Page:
Mental health disorders and addiction are often co-occurring, exacerbating symptoms of one another and worsening a person’s overall health. It is not always clear which of the conditions existed prior to the other, but the areas of the brain most significantly impacted by substance abuse are also the same areas impacted by mental health disorders. While there may not be a scientific direct link between mental health and addiction, the high rate of coexistence highlights the increased risk of co-occurring disorders developing when a person struggles with either condition.

Changes caused by substance abuse are deeply rooted and often cannot be reversed by simply stopping. Addiction disorders rewire the brain and cause it to function differently than it may have before. These changes coupled with symptoms of mental health disorders can lead to the development of numerous problems when not adequately treated.

Effective addiction treatment focuses heavily on addressing mental health in addition to the addiction itself. Poor mental health can often be a trigger for relapse making it imperative to prioritize developing healthy coping mechanisms. While in treatment, a person may be somewhat shielded from outside stressors and influences that can negatively impact mental health. Upon completion of treatment, entering the world with newfound independence and fresh sobriety can be difficult, especially if coping mechanisms have not been fully developed. Without the tools needed to support and protect sobriety long-term, relapse is almost certainly inevitable.

How to Improve Mental Health

Everyone’s mental health needs are different making it important to spend time reflecting on what helps you find balance. While there is no exact recipe for feeling happy or fulfilled, there are some ways you can make small changes that can greatly improve your outlook. Improving your mental health does not require you to invest a great deal of time or money into something, but it does require a willingness to change your mindset and be open to reaching out when help is needed.

  • Find new ways to cope with stress

Stress can often trigger substance abuse and symptoms of mental health disorders. No matter how many changes a person makes in their life, stress is inevitable, and it is important to find healthy ways of coping with it. Rather than allowing yourself to become consumed by it, developing outlets can help you avoid relapse. Going for a walk, engaging in exercise, or creating art are just some of the many ways you can let off steam.

  • Create realistic goals

Setting goals and working towards them can help you stay focused. Rather than setting yourself up for failure by setting unrealistic goals for yourself, consider some milestones and achievements you can gradually work towards. As you achieve your goals, your feelings of self-worth and outlook on life will improve. These goals can be academic, personal, or professional in nature.

  • Take care of your body

Taking care of your physical health can improve your mental health. Getting enough sleep, eating healthier foods, and exercising can help you feel better physically. Often, these changes lead to physical changes that can improve confidence and feelings of self-worth while simultaneously boosting mood.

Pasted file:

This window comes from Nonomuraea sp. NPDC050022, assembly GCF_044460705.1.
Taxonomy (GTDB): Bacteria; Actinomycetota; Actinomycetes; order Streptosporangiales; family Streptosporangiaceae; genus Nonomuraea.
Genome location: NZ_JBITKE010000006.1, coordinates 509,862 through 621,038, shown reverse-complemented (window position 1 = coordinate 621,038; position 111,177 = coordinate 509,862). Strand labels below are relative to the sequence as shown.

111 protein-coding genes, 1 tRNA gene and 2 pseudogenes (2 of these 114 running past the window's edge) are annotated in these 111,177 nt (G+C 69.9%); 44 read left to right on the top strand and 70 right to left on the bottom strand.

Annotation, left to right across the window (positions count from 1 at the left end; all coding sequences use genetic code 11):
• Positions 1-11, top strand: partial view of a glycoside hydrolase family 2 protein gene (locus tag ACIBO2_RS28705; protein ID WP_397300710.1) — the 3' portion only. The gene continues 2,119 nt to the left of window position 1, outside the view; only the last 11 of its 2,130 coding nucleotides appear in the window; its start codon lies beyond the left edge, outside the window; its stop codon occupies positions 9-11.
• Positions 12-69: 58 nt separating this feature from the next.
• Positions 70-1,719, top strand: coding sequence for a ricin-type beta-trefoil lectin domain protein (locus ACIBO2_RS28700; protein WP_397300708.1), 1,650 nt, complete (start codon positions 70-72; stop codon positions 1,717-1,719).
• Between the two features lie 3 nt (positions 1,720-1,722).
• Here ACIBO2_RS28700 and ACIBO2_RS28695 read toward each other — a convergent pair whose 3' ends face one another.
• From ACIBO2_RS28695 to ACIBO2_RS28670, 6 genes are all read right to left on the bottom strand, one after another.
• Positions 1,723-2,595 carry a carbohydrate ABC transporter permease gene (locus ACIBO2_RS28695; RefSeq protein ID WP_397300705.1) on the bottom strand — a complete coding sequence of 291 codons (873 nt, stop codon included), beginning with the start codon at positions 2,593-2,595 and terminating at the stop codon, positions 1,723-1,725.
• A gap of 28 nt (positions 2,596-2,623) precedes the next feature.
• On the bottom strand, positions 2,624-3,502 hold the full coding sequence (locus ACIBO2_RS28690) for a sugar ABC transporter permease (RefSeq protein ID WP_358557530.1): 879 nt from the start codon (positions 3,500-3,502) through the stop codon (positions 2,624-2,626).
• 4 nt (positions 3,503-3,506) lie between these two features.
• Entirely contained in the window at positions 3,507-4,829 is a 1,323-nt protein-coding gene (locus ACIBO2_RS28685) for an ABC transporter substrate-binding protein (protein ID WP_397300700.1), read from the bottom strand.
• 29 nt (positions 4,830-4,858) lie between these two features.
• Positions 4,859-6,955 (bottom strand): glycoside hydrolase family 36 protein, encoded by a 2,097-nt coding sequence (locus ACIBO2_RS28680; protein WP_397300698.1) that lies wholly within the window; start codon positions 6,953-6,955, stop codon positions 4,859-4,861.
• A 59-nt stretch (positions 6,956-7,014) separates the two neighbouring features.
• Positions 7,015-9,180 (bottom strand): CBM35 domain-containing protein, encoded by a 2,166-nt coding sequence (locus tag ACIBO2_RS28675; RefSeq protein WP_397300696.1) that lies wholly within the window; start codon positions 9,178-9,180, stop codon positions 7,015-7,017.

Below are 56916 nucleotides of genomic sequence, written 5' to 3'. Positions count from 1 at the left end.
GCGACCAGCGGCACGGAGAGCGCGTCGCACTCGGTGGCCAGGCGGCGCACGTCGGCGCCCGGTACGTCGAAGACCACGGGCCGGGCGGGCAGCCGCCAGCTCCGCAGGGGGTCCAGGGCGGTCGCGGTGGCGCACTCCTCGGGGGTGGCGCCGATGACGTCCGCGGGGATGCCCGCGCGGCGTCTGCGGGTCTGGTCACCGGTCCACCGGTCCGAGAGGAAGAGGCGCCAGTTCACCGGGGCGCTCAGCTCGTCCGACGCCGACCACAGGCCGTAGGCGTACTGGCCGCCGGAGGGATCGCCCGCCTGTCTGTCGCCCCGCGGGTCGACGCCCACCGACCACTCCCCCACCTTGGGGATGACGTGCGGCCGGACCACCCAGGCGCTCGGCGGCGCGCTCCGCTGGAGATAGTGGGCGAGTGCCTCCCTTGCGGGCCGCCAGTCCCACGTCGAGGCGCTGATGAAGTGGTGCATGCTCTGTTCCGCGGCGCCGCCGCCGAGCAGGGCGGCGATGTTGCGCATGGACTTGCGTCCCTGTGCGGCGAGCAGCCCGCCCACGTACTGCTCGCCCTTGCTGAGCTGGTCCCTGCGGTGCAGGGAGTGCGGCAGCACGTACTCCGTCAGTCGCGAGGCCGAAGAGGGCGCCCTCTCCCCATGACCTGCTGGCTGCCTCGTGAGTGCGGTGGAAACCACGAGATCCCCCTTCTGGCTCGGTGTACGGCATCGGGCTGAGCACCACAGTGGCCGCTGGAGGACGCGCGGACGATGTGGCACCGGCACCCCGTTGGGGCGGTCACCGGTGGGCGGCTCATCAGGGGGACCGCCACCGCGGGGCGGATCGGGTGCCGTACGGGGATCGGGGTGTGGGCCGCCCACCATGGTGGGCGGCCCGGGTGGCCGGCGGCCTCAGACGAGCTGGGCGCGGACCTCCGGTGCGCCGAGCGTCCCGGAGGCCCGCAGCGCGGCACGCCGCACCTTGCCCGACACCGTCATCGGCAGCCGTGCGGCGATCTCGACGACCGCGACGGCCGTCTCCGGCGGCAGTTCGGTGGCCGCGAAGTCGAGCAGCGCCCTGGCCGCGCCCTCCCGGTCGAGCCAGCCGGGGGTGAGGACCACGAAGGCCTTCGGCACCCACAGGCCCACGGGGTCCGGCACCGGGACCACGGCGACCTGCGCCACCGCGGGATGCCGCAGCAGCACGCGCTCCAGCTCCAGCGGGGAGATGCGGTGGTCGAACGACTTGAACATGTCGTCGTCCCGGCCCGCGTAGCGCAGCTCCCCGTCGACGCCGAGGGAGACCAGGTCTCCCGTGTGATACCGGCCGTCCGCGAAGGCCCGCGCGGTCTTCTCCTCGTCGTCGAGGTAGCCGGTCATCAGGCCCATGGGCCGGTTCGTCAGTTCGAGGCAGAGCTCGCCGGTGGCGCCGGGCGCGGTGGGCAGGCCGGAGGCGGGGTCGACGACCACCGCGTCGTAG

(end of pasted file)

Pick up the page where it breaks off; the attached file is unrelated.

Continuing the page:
• Give yourself a break

Taking a break from routines and stepping back can help improve mood. Although routines and scheduling can keep us on track, and they can also become monotonous and boring. Changing up your schedule on occasion and taking a break can help you recharge.

  • Connect with others

Having a strong support network can help you feel more grounded. While you may not always be able to get face time with loved ones, making time to have conversations with those closest to you can help alleviate stress and reduce feelings of loneliness. Consider joining clubs or looking at support groups to build your social circle.

  • Explore your interests

Finding activities that bring you joy can help you fill the time that was previously used to abuse substances. Hobbies that allow you to get lost in them are worth investing time into. As you become better at them, your feelings of self-worth will improve while stress levels simultaneously decrease.

  • Self-acceptance

Everyone’s experiences are different and while it is easy to get hung up on the things you regret and the past, it will not help you moving forward. Instead, focus on embracing what makes you unique. Building new relationships, developing new interests, and exploring the world around you can help you build confidence and learn to appreciate yourself.

  • Give back

Putting your time and energy into others can be a rewarding experience. Volunteer work is a great way to connect with others who are passionate about similar issues and topics. Giving back and seeing the outcomes of your work will leave you feeling better about yourself and the work you do.

  • Ask for help

Everyone needs help from time to time and there is no shame in asking for it. You do not have to go through things alone. If you are struggling, it is important to reach out to your support network. Just having the ability to speak to someone about what is troubling you can be incredibly beneficial and help you work through difficult situations.

Whether you’re in need of treatment to get sober or are coming back after a relapse, allow Nexus Recovery Services to help.

If you or someone you know is struggling with substance abuse or addiction, we are here to help. Give us a call at 888.855.6877 or send us a message below and one of our admissions counselors will do their best to get you the help you need.

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